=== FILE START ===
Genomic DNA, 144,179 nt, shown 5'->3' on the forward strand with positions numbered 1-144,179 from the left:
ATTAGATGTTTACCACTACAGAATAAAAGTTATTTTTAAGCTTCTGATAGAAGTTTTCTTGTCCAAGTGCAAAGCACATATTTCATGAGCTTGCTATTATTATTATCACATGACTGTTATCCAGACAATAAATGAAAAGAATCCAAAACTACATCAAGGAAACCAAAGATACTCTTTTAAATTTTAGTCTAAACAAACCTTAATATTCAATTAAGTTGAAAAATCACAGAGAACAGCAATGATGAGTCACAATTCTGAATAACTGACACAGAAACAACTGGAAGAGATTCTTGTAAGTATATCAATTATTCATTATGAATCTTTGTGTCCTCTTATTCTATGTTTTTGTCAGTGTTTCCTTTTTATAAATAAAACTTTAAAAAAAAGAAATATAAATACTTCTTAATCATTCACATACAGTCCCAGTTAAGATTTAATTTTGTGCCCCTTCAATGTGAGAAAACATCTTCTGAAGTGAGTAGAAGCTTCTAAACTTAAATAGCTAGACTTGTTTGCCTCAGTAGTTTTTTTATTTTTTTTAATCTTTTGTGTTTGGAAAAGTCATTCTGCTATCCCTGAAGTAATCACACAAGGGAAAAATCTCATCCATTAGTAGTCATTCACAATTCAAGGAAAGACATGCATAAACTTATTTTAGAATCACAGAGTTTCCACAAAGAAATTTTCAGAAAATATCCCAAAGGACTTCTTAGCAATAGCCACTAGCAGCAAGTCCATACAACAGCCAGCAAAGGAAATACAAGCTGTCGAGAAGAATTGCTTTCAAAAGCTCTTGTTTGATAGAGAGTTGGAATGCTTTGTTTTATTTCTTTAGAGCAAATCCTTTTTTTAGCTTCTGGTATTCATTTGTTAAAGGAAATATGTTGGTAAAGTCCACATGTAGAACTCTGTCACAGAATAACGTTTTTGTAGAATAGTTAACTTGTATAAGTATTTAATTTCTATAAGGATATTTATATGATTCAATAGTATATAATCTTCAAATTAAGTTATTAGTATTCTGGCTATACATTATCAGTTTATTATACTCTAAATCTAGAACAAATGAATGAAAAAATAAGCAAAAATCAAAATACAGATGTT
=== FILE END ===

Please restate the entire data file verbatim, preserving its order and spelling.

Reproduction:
Genomic DNA, 144,179 nt, shown 5'->3' on the forward strand with positions numbered 1-144,179 from the left:
ATTAGATGTTTACCACTACAGAATAAAAGTTATTTTTAAGCTTCTGATAGAAGTTTTCTTGTCCAAGTGCAAAGCACATATTTCATGAGCTTGCTATTATTATTATCACATGACTGTTATCCAGACAATAAATGAAAAGAATCCAAAACTACATCAAGGAAACCAAAGATACTCTTTTAAATTTTAGTCTAAACAAACCTTAATATTCAATTAAGTTGAAAAATCACAGAGAACAGCAATGATGAGTCACAATTCTGAATAACTGACACAGAAACAACTGGAAGAGATTCTTGTAAGTATATCAATTATTCATTATGAATCTTTGTGTCCTCTTATTCTATGTTTTTGTCAGTGTTTCCTTTTTATAAATAAAACTTTAAAAAAAAGAAATATAAATACTTCTTAATCATTCACATACAGTCCCAGTTAAGATTTAATTTTGTGCCCCTTCAATGTGAGAAAACATCTTCTGAAGTGAGTAGAAGCTTCTAAACTTAAATAGCTAGACTTGTTTGCCTCAGTAGTTTTTTTATTTTTTTTAATCTTTTGTGTTTGGAAAAGTCATTCTGCTATCCCTGAAGTAATCACACAAGGGAAAAATCTCATCCATTAGTAGTCATTCACAATTCAAGGAAAGACATGCATAAACTTATTTTAGAATCACAGAGTTTCCACAAAGAAATTTTCAGAAAATATCCCAAAGGACTTCTTAGCAATAGCCACTAGCAGCAAGTCCATACAACAGCCAGCAAAGGAAATACAAGCTGTCGAGAAGAATTGCTTTCAAAAGCTCTTGTTTGATAGAGAGTTGGAATGCTTTGTTTTATTTCTTTAGAGCAAATCCTTTTTTTAGCTTCTGGTATTCATTTGTTAAAGGAAATATGTTGGTAAAGTCCACATGTAGAACTCTGTCACAGAATAACGTTTTTGTAGAATAGTTAACTTGTATAAGTATTTAATTTCTATAAGGATATTTATATGATTCAATAGTATATAATCTTCAAATTAAGTTATTAGTATTCTGGCTATACATTATCAGTTTATTATACTCTAAATCTAGAACAAATGAATGAAAAAATAAGCAAAAATCAAAATACAGATGTT